It takes more people than you might imagine to maintain smooth operations in a health care institution.To aid in this process, most facilities employ medical secretaries and administrative assistants who perform and coordinate office activities and ensure information gets disseminated in a timely fashion with staff and patients. They work in office settings in hospitals, clinics, laboratories, physicians’ offices, insurance companies, emergency and outpatient diagnostic centers, and extended-care facilities. Medical secretaries and Administrative Assistants schedule appointments, give information to callers, organize and maintain files, take dictation, and transcribe, edit, and type the physician’s dictated notes of patients medical procedures and treatments.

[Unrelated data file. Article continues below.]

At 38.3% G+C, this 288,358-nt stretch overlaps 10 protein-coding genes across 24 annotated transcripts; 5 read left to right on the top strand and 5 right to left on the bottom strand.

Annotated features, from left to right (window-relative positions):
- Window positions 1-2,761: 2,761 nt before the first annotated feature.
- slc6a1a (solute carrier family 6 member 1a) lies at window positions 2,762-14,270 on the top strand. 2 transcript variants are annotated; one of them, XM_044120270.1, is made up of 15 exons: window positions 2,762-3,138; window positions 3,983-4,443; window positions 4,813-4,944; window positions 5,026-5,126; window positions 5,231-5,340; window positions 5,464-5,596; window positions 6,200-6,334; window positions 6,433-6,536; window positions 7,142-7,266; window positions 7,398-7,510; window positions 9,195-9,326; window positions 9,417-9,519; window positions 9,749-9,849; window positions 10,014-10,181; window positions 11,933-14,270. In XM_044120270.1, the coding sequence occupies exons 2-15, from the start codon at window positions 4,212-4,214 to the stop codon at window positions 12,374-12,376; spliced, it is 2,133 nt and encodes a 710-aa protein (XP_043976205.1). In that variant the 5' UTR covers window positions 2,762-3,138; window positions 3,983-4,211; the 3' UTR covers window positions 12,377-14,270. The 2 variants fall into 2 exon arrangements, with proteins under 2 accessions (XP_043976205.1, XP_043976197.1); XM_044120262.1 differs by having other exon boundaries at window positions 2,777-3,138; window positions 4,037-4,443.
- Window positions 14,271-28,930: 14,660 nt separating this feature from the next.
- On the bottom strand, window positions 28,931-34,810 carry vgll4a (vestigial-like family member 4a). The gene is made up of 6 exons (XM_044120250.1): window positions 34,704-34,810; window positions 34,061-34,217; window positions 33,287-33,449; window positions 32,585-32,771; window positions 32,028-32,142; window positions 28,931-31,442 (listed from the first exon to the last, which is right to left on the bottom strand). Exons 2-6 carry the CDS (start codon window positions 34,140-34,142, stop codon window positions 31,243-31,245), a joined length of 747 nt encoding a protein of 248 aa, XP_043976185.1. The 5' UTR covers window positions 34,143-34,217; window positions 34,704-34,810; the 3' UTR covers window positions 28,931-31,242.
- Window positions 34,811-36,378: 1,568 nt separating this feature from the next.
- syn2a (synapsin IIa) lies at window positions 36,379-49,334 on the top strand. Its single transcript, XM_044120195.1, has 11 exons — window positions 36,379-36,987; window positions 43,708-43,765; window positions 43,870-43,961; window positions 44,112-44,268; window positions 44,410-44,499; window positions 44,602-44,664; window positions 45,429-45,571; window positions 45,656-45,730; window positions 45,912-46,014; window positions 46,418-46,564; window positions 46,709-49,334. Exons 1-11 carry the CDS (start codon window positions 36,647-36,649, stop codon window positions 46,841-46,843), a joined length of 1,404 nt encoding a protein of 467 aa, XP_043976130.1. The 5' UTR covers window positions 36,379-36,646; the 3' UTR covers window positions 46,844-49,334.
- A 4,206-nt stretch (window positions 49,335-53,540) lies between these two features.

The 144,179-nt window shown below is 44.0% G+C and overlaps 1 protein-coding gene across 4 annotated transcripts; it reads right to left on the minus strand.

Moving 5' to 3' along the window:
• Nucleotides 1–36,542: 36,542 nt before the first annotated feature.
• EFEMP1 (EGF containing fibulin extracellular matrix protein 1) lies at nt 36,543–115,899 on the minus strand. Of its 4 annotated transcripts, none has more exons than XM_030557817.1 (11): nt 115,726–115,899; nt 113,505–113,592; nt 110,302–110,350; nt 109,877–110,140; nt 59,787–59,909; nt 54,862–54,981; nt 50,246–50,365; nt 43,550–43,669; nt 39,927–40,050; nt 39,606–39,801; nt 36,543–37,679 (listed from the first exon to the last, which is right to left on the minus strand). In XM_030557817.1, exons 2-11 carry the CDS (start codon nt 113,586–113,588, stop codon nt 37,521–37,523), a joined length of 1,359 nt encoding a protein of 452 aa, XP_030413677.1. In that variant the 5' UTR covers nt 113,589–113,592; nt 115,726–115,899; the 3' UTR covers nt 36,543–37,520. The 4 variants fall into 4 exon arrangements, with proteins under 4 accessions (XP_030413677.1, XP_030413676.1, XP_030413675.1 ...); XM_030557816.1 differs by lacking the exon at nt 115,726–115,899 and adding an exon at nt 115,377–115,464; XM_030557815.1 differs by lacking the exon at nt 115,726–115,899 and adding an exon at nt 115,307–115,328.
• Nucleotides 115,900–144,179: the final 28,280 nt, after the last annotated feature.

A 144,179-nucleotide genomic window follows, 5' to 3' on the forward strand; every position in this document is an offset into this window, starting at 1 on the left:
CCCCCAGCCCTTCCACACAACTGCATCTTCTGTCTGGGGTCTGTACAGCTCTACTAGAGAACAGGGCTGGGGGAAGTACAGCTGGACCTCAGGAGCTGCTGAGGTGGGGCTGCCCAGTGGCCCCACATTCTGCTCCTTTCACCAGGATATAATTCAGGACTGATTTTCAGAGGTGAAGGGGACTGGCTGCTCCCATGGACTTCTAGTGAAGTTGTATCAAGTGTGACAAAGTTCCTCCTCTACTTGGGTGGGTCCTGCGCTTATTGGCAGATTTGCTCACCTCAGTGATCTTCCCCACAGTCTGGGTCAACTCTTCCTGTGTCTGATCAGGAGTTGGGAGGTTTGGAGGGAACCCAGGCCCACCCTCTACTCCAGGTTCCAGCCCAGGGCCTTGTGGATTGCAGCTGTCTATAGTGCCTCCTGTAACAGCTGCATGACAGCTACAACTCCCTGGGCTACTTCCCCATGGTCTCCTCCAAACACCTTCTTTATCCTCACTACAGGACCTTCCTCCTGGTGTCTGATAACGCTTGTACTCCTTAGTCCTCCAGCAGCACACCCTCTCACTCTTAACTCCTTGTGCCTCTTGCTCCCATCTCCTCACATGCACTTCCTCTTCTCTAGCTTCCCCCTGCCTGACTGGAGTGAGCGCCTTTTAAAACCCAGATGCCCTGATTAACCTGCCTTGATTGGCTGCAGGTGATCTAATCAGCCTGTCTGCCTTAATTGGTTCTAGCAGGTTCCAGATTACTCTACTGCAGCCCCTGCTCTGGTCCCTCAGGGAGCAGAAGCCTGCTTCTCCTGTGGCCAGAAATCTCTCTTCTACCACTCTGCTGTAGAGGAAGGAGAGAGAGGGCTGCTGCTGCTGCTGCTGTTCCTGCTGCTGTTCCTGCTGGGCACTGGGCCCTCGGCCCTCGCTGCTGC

A degree is usually not required, but may be preferred by the employer. You may learn computer and office skills by earning an associate degree through local community colleges or technical schools. A secretary may become a Certified Professional Secretary by passing a series of exams given by Professional Secretaries International.